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Greater Risk of COPD in HIV-Positive Men

Risk increased by 50 to 60 percent compared with HIV-negative men

WEDNESDAY, Nov. 15 (HealthDay News) -- HIV-positive men have a 50 percent to 60 percent higher risk of developing chronic obstructive pulmonary disease (COPD) than HIV-negative men, according to a study in the November issue of Chest.

Amy C. Justice, M.D., Ph.D., from the Veterans Affairs Connecticut Healthcare System in West Haven, and colleagues examined the prevalence of COPD in 1,014 HIV-positive and 713 HIV-negative men based on both patient self-report and by diagnostic codes from the International Classification of Diseases, ninth revision (ICD-9).

The researchers found that the prevalence of COPD was similar by the ICD-9 criteria (10 percent in HIV-positive versus 9 percent in HIV-negative men) but significantly different by self-report (15 percent versus 12 percent, respectively). However, after adjusting for demographic factors, smoking, alcohol abuse and injection drug use, they found that the risk of COPD was significantly higher in HIV-positive men by both the ICD-9 criteria (odds ratio 1.47) and self-report (OR, 1.58).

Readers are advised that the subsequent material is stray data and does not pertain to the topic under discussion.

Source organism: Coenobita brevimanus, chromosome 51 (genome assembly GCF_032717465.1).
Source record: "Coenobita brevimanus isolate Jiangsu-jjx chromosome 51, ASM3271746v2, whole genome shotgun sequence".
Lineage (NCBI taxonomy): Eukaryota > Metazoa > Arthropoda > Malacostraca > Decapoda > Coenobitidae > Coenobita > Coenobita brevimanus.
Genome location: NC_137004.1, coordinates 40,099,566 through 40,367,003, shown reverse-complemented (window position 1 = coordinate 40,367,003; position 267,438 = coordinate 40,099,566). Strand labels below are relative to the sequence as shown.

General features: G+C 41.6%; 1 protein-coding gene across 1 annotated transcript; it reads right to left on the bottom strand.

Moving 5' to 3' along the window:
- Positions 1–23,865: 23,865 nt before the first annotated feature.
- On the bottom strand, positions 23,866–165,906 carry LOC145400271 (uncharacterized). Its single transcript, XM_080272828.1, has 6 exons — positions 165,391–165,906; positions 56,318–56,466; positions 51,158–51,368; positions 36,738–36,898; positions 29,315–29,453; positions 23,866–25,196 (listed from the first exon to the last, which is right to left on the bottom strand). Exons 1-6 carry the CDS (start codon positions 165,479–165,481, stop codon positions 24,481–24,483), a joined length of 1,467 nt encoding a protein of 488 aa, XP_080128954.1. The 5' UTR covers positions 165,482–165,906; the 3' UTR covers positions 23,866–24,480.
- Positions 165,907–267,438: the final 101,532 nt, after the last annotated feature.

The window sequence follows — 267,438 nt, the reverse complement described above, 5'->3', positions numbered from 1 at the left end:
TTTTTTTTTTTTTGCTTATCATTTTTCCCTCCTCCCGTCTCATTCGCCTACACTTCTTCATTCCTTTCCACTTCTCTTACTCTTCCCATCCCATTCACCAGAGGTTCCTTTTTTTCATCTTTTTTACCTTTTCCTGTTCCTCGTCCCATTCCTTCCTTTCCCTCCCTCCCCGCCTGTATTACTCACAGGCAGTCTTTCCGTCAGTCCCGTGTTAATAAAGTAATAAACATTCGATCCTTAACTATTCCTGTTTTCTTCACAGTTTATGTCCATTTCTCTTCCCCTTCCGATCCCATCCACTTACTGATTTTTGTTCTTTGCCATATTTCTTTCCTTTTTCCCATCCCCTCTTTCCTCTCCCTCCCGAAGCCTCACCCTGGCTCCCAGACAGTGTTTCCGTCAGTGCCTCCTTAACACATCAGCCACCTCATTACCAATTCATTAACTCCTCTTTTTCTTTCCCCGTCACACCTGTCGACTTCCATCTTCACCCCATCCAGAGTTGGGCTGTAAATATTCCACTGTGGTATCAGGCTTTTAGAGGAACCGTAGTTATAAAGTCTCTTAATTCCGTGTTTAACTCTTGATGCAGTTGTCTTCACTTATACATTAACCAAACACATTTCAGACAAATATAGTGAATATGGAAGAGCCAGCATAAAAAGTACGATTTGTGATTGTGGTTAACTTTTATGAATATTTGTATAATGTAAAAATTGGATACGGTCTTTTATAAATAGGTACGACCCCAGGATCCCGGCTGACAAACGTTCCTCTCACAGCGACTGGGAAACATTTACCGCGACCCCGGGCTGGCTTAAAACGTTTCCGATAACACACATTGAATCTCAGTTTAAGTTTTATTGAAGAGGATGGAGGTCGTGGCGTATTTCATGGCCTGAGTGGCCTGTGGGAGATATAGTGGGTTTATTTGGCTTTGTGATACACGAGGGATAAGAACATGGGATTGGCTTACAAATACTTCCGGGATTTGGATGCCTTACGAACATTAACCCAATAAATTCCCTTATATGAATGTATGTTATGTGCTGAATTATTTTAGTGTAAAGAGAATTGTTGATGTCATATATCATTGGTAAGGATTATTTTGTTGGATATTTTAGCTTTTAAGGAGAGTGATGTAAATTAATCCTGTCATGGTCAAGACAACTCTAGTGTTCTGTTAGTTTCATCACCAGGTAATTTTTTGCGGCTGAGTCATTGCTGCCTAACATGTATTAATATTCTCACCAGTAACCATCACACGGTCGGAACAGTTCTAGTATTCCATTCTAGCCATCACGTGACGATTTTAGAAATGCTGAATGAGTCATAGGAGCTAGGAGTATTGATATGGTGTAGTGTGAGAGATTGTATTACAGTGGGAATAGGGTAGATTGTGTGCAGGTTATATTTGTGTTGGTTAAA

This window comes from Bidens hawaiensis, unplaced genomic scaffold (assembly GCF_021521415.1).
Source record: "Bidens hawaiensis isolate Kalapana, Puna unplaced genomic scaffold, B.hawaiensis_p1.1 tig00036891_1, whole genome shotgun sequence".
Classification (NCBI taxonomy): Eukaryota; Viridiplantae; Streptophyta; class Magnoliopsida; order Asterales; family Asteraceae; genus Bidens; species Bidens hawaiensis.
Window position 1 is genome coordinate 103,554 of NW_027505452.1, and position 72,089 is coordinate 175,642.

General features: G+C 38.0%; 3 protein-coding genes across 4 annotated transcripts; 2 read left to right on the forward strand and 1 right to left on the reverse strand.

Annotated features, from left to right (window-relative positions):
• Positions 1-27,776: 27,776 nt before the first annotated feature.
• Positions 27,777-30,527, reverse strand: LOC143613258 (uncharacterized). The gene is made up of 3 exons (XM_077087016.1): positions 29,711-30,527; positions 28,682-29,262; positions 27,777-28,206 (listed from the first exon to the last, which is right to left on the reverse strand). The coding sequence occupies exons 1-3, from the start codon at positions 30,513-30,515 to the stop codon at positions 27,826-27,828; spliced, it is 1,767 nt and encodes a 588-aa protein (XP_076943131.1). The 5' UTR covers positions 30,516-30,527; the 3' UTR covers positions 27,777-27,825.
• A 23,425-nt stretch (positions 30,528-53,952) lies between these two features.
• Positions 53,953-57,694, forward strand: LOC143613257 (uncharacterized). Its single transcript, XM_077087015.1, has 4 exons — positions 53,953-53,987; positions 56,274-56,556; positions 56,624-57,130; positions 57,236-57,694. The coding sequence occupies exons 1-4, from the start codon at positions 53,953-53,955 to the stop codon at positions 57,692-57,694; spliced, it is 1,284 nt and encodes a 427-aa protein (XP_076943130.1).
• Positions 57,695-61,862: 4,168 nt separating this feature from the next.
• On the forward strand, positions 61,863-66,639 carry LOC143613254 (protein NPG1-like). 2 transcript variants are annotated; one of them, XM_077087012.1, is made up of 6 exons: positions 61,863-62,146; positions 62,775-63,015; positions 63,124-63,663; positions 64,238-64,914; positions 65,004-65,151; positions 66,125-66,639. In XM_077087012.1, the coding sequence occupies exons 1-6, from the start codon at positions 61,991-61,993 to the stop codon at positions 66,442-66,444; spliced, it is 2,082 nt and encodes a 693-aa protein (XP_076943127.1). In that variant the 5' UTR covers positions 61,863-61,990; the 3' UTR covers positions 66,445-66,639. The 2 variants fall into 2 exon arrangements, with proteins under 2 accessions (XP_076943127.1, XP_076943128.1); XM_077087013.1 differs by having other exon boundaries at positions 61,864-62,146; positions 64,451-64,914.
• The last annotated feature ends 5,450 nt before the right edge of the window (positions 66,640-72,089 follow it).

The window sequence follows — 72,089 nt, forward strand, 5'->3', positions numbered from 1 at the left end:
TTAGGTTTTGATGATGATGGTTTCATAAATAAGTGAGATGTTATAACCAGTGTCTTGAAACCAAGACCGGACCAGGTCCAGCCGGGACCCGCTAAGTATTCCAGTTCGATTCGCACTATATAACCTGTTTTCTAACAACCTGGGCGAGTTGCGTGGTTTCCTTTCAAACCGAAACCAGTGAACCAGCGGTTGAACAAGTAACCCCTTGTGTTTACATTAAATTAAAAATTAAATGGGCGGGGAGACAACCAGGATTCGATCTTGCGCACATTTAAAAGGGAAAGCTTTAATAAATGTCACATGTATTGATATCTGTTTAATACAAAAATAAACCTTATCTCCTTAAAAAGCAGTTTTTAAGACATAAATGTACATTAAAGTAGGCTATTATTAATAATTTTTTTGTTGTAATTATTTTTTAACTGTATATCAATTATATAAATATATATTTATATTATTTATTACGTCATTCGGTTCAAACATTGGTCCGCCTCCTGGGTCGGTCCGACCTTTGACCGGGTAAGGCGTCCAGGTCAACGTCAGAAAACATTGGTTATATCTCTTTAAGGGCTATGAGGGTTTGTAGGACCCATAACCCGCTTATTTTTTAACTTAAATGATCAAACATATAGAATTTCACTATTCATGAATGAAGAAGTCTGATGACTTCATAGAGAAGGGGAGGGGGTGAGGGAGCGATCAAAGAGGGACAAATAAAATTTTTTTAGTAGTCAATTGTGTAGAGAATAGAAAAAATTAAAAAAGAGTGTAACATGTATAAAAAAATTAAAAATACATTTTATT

"Health care providers should be aware of the increased likelihood of COPD among their HIV-positive patients," Justice and colleagues conclude. "The possibility that HIV infection increases susceptibility to and/or accelerates COPD deserves further investigation and has implications regarding the pathogenesis of COPD."

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